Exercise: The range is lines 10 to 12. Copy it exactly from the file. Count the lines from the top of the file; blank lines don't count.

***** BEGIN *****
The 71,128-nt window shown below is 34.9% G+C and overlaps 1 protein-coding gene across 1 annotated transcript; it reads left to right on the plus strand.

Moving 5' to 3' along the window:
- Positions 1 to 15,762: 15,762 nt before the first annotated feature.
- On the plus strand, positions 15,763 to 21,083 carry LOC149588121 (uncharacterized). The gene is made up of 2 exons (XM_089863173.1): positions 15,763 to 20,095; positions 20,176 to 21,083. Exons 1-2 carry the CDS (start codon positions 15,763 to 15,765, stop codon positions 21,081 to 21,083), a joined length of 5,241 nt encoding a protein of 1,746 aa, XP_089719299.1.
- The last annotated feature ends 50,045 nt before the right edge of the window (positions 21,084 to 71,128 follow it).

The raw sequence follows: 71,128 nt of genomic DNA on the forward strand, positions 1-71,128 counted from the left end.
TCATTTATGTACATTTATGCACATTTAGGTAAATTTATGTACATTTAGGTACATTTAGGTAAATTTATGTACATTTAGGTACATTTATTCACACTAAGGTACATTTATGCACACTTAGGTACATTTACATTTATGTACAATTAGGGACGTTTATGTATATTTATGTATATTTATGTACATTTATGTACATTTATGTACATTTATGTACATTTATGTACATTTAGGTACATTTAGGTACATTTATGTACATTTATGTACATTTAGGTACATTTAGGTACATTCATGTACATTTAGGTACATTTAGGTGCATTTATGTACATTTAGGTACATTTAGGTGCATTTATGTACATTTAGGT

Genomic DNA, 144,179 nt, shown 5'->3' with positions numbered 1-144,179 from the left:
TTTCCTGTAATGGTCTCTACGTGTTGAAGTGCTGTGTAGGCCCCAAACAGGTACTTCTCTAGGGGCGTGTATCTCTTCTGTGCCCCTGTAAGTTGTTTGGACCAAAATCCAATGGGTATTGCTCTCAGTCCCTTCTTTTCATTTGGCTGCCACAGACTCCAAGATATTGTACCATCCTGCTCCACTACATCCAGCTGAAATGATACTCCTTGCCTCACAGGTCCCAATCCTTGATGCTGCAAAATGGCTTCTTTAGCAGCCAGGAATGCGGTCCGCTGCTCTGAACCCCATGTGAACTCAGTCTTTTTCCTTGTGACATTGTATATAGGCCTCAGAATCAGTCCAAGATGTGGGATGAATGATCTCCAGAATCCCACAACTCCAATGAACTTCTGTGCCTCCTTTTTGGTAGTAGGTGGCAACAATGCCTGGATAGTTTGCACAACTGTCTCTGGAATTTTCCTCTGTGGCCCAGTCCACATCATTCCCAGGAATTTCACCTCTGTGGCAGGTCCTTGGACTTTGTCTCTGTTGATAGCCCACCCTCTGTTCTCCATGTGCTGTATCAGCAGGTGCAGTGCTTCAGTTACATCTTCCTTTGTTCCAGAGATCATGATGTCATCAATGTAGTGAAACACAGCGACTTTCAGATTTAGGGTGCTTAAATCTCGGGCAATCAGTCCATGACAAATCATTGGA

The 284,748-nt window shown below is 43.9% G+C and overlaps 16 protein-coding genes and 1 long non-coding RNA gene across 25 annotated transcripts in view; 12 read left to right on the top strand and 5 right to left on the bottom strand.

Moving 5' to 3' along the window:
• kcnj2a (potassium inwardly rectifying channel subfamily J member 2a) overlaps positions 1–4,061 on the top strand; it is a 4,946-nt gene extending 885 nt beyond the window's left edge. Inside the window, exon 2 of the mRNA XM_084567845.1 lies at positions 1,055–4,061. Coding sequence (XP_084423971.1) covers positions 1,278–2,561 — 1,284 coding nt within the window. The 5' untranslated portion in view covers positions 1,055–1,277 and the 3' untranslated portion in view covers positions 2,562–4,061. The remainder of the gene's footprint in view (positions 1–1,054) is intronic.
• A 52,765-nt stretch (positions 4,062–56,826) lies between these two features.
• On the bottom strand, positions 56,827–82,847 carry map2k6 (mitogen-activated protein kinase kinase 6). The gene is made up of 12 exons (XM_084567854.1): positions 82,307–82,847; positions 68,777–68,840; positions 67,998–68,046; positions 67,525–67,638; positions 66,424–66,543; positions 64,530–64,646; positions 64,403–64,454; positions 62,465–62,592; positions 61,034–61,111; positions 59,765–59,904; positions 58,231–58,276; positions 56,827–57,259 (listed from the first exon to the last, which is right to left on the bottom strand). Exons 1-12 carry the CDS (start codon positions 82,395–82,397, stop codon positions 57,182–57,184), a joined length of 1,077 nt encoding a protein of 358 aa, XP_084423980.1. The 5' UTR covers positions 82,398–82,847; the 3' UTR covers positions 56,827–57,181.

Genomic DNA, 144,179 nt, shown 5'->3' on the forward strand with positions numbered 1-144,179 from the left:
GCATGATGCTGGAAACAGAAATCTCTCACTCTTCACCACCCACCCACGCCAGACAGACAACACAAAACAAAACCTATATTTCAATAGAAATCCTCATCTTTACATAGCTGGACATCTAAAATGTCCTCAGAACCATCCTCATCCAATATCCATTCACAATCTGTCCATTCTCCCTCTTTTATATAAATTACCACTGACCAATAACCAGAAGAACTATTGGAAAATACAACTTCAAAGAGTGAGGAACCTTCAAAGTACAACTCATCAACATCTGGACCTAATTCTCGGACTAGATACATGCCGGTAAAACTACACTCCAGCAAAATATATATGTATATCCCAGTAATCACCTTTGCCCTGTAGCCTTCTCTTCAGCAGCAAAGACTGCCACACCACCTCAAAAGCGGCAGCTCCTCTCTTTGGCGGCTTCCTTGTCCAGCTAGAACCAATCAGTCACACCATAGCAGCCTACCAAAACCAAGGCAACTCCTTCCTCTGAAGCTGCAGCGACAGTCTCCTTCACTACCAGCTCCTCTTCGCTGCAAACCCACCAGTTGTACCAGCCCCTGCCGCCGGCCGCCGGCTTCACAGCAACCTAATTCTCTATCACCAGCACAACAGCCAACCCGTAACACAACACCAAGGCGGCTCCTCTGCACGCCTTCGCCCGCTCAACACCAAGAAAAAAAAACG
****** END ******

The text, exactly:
The 284,748-nt window shown below is 43.9% G+C and overlaps 16 protein-coding genes and 1 long non-coding RNA gene across 25 annotated transcripts in view; 12 read left to right on the top strand and 5 right to left on the bottom strand.

Moving 5' to 3' along the window:
• kcnj2a (potassium inwardly rectifying channel subfamily J member 2a) overlaps positions 1–4,061 on the top strand; it is a 4,946-nt gene extending 885 nt beyond the window's left edge. Inside the window, exon 2 of the mRNA XM_084567845.1 lies at positions 1,055–4,061. Coding sequence (XP_084423971.1) covers positions 1,278–2,561 — 1,284 coding nt within the window. The 5' untranslated portion in view covers positions 1,055–1,277 and the 3' untranslated portion in view covers positions 2,562–4,061. The remainder of the gene's footprint in view (positions 1–1,054) is intronic.